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The interpretation of wheat according to Giuliano Montesanti: Autonomy B

    When I was asked to interpret the scents of wheat by accompanying each pasta with the right seasoning I was surprised. It is not easy to taste monovarietal pastas and experience such different sensations, and when I tasted Donna Vittori's Cappelli, Autonomy B, and spelt pastas I immediately embraced the project of enhancing wheat by trying to enhance the sensory characteristics of the different pastas.

    The three pastas are immediately different in terms of color and roughness starting from the light, almost whitish color of the Autonomia B soft wheat to the yellow color of the Cappelli durum wheat to a decidedly hazelnut color (dark at times) of the spelt spelt.

    The palate is a further surprise. Each of them is different: spelt imposes itself with its strong character through its assertive, masculine taste. In contrast, Autonomy B is elegant, almost philosophical, while Cappelli has golden characteristics, as if to tell us that it is the lord of the wheat.

    So I chose to accompany the sweetness of the soft wheat with the bitterness of chicory and lemon imagining I was in a meadow in spring, I then chose a meat sauce for the durum wheat pasta, and I referred back to one of the most popular dishes of Neapolitan and lower Lazio cuisine for spelt.

    Autonomy B wheat casarecce pasta with chicory pesto, burrata cheese and lemon bread croumble


    - Donna Vittori Autonomy B Pasta - 80 g
    - Garlic - half a clove
    - Thyme
    - Chili
    - Donna Vittori Rosciola oil q.b. - uncooked
    - Chicory 1\2 kg
    - Burratina
    - Pan bauletto - 3 slices
    - Lemon q.b.
    - Almonds 50g
    - Parmigiano

    This recipe is inspired by the beauty of our countryside, the greenness of its meadows full of spring flowers, both in flavor and in planting. The countryside of Paliano and lower Lazio is full of chicory and tasty wild herbs, and it is easy to come across ladies bent over the lawn to 'capare le verdure'. To the flavors of these local wild herbs, I combined our Mediterranean scents of lemons by finishing the dish with raw oil, a true hymn to Italian-ness.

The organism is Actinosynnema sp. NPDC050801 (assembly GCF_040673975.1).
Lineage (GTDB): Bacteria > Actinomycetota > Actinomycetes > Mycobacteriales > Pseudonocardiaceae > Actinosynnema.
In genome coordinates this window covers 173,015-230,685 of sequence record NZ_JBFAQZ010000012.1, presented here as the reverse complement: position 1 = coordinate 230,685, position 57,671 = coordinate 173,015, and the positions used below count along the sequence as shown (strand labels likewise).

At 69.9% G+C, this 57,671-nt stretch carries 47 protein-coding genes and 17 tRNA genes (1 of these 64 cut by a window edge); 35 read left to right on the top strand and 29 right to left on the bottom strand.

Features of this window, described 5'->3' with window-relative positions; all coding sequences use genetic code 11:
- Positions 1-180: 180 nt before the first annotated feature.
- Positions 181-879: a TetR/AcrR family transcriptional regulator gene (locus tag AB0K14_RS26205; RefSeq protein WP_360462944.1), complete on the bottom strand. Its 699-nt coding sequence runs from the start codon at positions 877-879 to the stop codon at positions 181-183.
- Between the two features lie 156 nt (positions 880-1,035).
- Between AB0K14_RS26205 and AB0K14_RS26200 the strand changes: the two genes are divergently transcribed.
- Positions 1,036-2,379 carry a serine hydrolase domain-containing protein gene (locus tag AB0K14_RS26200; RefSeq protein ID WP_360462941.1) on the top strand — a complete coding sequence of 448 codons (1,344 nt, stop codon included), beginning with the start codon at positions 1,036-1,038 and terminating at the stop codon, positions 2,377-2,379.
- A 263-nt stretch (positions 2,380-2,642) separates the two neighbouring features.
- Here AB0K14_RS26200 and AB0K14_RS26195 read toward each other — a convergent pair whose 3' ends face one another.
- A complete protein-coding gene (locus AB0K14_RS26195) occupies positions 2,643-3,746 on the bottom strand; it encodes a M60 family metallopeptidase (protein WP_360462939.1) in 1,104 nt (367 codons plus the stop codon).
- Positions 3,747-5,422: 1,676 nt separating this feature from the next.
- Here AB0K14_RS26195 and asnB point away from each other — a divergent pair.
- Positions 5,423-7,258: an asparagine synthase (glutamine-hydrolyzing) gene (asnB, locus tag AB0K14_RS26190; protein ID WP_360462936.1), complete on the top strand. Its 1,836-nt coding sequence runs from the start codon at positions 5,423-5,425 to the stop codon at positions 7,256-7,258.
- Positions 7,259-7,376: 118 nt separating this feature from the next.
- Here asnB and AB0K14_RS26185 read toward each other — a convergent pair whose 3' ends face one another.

First we need to prepare the pesto: let's blanch the chicory and immediately put it in water and ice so that it remains with a nice green color and good texture.

    Next, we chop the almonds, Parmesan cheese, chicory, half a clove of garlic, salt and olive oil in a blender until the pesto has reached the right consistency.

    To prepare the bread croumble we need to chop the bread and toast it in a nonstick pan with a drizzle of oil. Once toasted we season it with the grated zest of half a lemon and some thyme.

    While we boil water in a pot, cook the pasta and drain it in a bowl where we will have put the pesto. Our advice is to pay attention to the cooking time so taste it often because wheat pasta cooks in a very short time and the cooking window is limited.

    We will need to use a square mold for implanting, if possible. Once the pasta is implanted, we scatter the lemon bread croumble, place the burratina on top of the preparation and decorate the setting with wildflowers.

    With this dish I would pair a white wine of good texture and body, one that has also matured in some wood so as to be able to counteract the bitterness of the chicory. Perhaps a typical varietal from the Latium coast such as Biancolella.

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    1 comment on "The interpretation of wheat according to Giuliano Montesanti: Autonomy B"

    1. I am fascinated by the tremendous work you have done over the past few years. AWESOME!!!
      i am intrigued by your products which i will want to try as soon as possible
      one question
      the soft wheat pasta is fresh or dry ? I knew that in the specification dry pasta is only made of durum wheat
      the Biancolella of lower Lazio , besides Migliaccio which is the highest interpretation of it who else?

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